Two weekends ago Janeen and I took a trip to Atlantic City with a big group of friends. I have been traveling to gambling destinations with these friends for many years, but this trip was among my first as a professional gambler. And, as I’ve learned in the past year and a half, that changes things.
Typically the highlight of these short trips with friends–whether to Vegas, Atlantic City, or Connecticut–has been our time spent at the craps table, where we have a good time risking a few hundred dollars, having free drinks and loudly blurting out a bunch of strange private jokes. It’s always been fun for me. Until recently.
The problem with craps, as with all other casino table games, is that you are expected to (and eventually will) lose. As a reasonably intelligent person, I have always understood this. Long before I became a Sklansky disciple capable of calculating expected value and hourly rate of return, I innately understood that craps was a game in which these numbers were negative. When I was drawing a salary like most of the other people in the world, I viewed game’s negative expectation as a sort of entertainment cost. I learned how to mitigate the game’s negative expectation, and the fact that i was a 2% dog didn’t bother me because I was having fun gambling.
Nowadays, the concept of “having fun gambling” holds much less appeal and is amusing in its redundancy, as I already spend half my waking hours gambling. I do not draw a salary. As a matter of fact, my living is derived from continuously playing poker with a small statistical edge against my opponents. This edge, not so ironically, is almost identical to the one the casino exerts on the scores of people stupid enough to plunk their money down at the craps table (actually, it’s a lot smaller than the casino’s edge against the average craps player, who commits quick fiscal suicide through moronic bets like the “hard way” wagers). So when I choose to play craps in my leisure time, I am essentially taking time off from being a small favorite in exchange for time being a small underdog. It makes a lot less sense than it used to.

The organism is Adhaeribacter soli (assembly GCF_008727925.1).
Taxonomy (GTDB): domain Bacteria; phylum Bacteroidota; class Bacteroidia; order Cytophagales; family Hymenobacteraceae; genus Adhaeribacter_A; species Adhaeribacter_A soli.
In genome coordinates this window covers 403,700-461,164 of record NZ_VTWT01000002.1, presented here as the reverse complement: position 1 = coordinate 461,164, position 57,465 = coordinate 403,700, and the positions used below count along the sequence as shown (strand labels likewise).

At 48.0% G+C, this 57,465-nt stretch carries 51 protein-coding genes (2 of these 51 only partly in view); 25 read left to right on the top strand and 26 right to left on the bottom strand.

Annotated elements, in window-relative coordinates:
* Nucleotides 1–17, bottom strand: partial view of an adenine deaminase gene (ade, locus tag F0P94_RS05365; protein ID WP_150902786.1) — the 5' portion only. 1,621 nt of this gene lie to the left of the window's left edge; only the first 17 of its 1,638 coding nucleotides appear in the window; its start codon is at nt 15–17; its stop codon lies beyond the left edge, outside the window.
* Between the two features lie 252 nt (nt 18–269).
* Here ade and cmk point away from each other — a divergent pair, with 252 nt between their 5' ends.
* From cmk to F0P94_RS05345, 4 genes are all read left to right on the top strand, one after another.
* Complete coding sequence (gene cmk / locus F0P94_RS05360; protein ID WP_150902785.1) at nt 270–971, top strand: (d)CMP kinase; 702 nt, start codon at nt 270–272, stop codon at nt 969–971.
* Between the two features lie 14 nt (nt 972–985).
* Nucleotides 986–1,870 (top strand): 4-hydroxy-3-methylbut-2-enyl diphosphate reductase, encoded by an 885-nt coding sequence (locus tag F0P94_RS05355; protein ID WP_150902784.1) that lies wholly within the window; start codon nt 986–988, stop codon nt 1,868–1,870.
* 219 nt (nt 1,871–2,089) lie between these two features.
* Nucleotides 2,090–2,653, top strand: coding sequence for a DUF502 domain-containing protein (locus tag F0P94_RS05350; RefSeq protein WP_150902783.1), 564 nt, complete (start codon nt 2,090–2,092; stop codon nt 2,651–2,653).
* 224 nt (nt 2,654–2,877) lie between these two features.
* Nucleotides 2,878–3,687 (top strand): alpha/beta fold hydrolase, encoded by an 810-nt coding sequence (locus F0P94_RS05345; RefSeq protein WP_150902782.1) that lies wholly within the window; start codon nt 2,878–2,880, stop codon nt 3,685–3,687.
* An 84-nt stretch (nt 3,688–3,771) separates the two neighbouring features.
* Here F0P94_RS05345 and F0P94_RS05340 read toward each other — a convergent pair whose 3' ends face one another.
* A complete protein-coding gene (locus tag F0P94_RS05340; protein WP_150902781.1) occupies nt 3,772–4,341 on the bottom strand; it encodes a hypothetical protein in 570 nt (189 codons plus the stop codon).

Despite losing my desire to shoot craps after becoming a professional poker player, I have nevertheless indulged in an occasional session. The reasons vary: sometimes I have played for companionship. Sometimes I have played to maintain comp status at a particular casino (they hardly rate you for poker). And sometimes I have played out of a combination convenience and sheer boredom. Throughout 2006, despite drawing almost no pleasure from the game, I was remarkably lucky at craps. However, unsurprisingly, things have changed this year. Nearly all of my sessions have been losers, including my latest foray with my buddies in Atlantic City, which was abominable. My craps playing has not grown to the level of a “leak,” but losing money at a game that you don’t even enjoy playing is… the opposite of fun.
For years, I’ve trained myself to gamble in spots where I have the edge and milk those spots for all they are worth. Being a voluntary underdog? I’m through with it. Sklansky would be proud.
That said, I’m off to the Kentucky Derby the day after tomorrow. -EV for sure, but a novel enough experience to retain its entertainment value.